by Ayo Tijani
In this beautifully presented little debut collection of poetry, Ayo Tijani explores the human condition and contemplates how it is shaped by personal experience and external influences.
The fluid evolution of glass-making is beset by instability, fragility, and alchemy and provides the perfect framework for Tijani’s emotive and unflinching poems.
The book is divided into four sections each relating to a stage of glass-making, and the sentiments expressed in the grouped poems quietly echo the qualities and elements of each phase.
The first are grouped under Sand, Soda, and Limestone, and in the opening short statement poem, Tijani sets the tone. Forthright, straightforward, and consequently refreshing.
Fulfilling the Need Without was my favourite with a driving, energetic tempo. Although not traditionally rhyming, immense care has been taken with the pacing and word choice so the poem reads easily yet forcefully, elucidating not only the thirst for knowledge but the quest for objective, unbiased intelligence with which to equip oneself.
Love You All, Lots was a nicely concise paean to friendship that was heartfelt without becoming gushing. Star Dance is a lovely poem, quietly profound and imaginative whereas Teachers is simple and prosaic.
The section grouping under the heading, The Furnace: Melting simmers with anger. Bisto is especially aggressive, the words feel spat onto the page and were incredibly relatable. In Montreal intrigues with a sense of angry bewilderment woven through the lines.
Focus is a strong, succinct call to personal empowerment. Indeed, throughout Of That Which Makes Glass, there is bold freedom of expression combined with pinpoint accuracy that is fiercely effective in getting the message across, but which never sacrifices poetic spirit.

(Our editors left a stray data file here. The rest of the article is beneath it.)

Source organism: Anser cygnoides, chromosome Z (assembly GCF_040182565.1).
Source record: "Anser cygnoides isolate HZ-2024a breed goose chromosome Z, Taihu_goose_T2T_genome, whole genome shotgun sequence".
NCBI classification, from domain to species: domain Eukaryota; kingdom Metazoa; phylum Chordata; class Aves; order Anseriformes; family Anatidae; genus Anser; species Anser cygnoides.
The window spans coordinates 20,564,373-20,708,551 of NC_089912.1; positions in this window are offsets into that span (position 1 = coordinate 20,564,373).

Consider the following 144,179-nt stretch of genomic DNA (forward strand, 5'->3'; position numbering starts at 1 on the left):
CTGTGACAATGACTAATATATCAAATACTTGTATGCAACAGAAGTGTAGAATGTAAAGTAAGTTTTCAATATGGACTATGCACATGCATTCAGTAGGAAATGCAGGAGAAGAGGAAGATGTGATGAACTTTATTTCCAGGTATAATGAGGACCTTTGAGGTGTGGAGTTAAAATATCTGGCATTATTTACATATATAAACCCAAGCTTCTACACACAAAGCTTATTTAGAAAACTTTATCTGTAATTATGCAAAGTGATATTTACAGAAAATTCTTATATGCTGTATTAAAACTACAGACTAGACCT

The third category, Cooling begins with The Fallout which has a subtly chilling undertone. The reader is left in the dark as to what ‘it’ happening again refers to. This ignorance feeds into the poem’s ominous atmosphere, especially as the person being addressed is both ‘scared’ and ‘scarred’.
In Real Life reminded me of Focus in the Furnace grouping; plain-speaking and obvious to the point of making you smile. Tijani points out the truths hiding in plain sight that we accept but do not necessarily engage with, or act upon.
I viewed Shape Sorter as a metaphorical extension to the earlier poem, Fulfilling the Need Without. Both investigate the nature of the information we are given; its fervent bigotry and crooked tailoring enabling suppression and control.
However, the first poem, Gatekeeper, in the last section, Cooling, consolidates and concludes this theme with pleasing conviction and self-awareness of personal identity. The two-liner, The Colour of Education was sharply direct, ‘white washed my education’ an incredibly powerful line with several meanings.
Standouts in this final category, for me, were If or When and, as a Londoner myself, London. Overall, give or take a few exceptions, Tijani’s poetry is literal and this form works well to convey the blunt strength of feeling and opinion.
Of That Which Makes Glass is a fresh, uncompromising, and modern compilation of interesting and innovative poems written with single-minded passion and determination. Highly recommended.
(not currently available in US)